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Male turkeys put forth a lot of effort during mating season. They will fan out their colorful tail feathers and perform elaborate dances to woo females. If another male gets too close, physical combat is not out of the question. In rare cases, overaggressive males have been known to attack humans, cars, and even their own reflections. This isn't very different from many other species, it's just that many of us might not think of "aggressive" when we think of turkeys.

6. Only Males Gobble

Birds of both sexes make plenty of noise, including clucks, purrs, and yelps, but the gobble is unique to the males. It's a loud, descending trill that lasts about one second, which the male employs in springtime to announce his presence to potential mates and competing males. This is why male turkeys are often called "gobblers" while females are called "hens." (You can listen to samples of every turkey noise at the National Turkey Federation website.)

7. They Can Be Distinguished by The Shape of Their Stool

There are plenty of ways to tell turkeys apart by sex. The males are bigger, colorful, and more aggressive, while the hens are primarily a uniform brown and docile in nature. But even if the bird is long gone, there's another way to spot the difference — by their droppings. Males will leave elongated, J-shaped droppings, while hens produce shorter, rounded droppings. Who knew?

8. They Are Faster Than You Think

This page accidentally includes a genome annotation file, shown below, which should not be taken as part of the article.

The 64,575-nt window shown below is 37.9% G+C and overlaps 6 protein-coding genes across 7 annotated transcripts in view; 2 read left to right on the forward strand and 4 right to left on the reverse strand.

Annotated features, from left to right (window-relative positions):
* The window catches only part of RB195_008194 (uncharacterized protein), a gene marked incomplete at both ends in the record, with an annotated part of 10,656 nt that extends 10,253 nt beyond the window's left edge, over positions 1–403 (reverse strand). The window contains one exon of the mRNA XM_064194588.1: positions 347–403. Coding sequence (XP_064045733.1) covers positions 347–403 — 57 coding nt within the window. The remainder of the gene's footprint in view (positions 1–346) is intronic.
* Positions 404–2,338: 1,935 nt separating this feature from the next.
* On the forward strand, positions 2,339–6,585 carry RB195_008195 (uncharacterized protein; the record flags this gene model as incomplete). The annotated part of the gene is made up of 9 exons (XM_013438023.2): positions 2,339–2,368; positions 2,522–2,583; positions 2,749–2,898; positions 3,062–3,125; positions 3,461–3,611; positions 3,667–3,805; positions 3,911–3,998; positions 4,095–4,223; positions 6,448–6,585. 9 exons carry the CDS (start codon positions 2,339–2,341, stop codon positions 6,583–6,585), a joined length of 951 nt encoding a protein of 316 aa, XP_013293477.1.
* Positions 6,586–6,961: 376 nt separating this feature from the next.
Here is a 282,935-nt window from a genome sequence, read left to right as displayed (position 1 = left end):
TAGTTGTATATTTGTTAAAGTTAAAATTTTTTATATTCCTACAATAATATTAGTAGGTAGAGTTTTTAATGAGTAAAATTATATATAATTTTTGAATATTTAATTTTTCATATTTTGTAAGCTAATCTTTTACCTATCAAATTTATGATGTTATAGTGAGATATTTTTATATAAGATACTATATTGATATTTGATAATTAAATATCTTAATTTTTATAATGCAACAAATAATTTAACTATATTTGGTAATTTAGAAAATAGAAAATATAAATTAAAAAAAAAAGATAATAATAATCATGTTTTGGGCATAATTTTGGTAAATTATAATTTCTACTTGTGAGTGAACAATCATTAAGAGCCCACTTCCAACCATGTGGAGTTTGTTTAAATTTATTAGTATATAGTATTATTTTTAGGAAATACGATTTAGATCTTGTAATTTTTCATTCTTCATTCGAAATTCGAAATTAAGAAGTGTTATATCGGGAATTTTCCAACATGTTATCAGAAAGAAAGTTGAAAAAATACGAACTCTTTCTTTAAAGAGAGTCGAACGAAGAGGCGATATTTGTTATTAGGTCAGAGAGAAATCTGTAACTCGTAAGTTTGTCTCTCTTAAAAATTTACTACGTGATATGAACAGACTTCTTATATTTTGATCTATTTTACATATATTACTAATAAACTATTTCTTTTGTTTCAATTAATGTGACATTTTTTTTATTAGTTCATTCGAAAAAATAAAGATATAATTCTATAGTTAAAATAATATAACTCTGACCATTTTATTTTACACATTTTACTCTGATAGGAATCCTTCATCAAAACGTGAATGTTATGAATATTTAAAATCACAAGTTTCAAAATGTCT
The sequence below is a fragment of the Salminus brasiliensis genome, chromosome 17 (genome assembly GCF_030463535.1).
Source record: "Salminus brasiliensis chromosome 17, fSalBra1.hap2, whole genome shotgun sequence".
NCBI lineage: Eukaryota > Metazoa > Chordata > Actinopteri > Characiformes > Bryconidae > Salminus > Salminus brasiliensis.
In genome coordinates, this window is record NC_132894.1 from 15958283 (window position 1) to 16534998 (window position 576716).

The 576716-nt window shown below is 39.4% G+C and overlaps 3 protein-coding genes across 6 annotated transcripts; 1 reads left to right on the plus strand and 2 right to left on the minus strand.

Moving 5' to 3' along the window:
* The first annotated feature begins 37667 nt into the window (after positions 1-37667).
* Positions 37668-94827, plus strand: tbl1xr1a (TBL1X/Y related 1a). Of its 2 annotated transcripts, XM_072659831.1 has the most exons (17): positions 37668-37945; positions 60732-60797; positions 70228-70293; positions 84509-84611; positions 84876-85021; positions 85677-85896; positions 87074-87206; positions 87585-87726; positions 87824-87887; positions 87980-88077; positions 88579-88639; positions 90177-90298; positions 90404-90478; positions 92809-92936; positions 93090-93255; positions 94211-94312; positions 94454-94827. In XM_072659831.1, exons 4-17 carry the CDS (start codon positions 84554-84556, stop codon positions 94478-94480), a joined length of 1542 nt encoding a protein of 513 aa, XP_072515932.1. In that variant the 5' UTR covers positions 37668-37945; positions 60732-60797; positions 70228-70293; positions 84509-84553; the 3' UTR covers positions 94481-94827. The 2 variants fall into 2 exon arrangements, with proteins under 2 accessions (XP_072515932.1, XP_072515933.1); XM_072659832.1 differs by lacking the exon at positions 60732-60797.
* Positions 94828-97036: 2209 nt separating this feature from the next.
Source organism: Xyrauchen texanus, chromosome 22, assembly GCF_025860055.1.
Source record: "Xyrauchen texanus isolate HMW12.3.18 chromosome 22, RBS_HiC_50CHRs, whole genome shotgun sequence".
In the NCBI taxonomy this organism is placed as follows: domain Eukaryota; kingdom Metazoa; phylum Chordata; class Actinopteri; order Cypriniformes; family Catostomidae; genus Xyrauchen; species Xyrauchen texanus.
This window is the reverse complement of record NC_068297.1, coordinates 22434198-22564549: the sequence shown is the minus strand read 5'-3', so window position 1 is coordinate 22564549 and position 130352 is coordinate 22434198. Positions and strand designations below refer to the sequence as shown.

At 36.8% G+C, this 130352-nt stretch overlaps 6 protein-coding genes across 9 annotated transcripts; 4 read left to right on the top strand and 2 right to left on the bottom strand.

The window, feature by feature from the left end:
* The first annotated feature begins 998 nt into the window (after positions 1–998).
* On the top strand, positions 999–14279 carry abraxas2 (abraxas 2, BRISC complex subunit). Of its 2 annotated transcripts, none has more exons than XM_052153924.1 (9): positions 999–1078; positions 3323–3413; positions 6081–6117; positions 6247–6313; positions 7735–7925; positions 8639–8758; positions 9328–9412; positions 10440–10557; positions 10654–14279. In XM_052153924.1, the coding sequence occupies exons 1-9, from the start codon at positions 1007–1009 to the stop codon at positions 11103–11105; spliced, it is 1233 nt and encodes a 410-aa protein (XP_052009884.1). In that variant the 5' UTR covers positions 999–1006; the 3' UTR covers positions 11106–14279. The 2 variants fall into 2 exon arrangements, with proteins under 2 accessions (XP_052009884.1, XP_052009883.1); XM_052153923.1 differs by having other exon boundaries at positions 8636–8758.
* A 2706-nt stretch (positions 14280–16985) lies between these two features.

A wild turkey flies through the air

Jim Cumming / Getty Images

While domestic turkeys are generally bred to be plump and lethargic, wild turkeys are surprisingly athletic. Whereas domestic turkeys are bred to have short legs, wild turkeys can reach speeds up to 20 miles per hour on land, faster than all but the most capable humans, and an astounding 59 miles per hour in the air. Their flying abilities are short and sweet, though. They rarely fly more than than a quarter-mile before they return to earth or the safety of a tree, where they spend most of their time.

9. They Roost in Trees

You're more likely to see wild turkeys on the ground, but turkeys also roost in trees, often selecting the largest and healthiest ones they can find before settling as high in the treetops as they can manage. Tree cover provides protection against predators, and turkeys dig their talons deep into the branches, giving them a secure foothold. If trees in an area are lost due to logging or development, turkeys will soon seek out new habitat as well.

10. They Have Snoods

A close up of the head and neck of a turkey

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Both male and female turkeys have snoods, the red droopy protuberances that cover their beaks. There's evidence that a well-developed snood is actually a sign of increased resistance to disease and bacteria. And that's not all. For males, the snood is an important part of the social hierarchy. The male snood actually fills with blood and becomes longer during mating season, and researchers have observed females choosing long-snooded males as mates time and time again.

11. They Once Faced Extinction

Wild turkeys were such a popular target of hunters that by one point, the population had shrunk to 200,000, or roughly two percent of its original size. They were gone from Connecticut by 1813, and were eradicated in Vermont in 1842. By the early 1930s there were no turkeys left in 18 states and were found in places where hunters had difficulty reaching hunters. The restoration of the wild turkey population took considerable time and resources, which was only accomplished after the end of the Great Depression and Second World War. Turkeys raised in captivity had a very low survival rate in the wild, so wild birds were transported thousands of miles and released, in a method called trap-and-transfer. It took a quarter of a century, but the wild turkey population has rebounded almost to its original size of 10 million.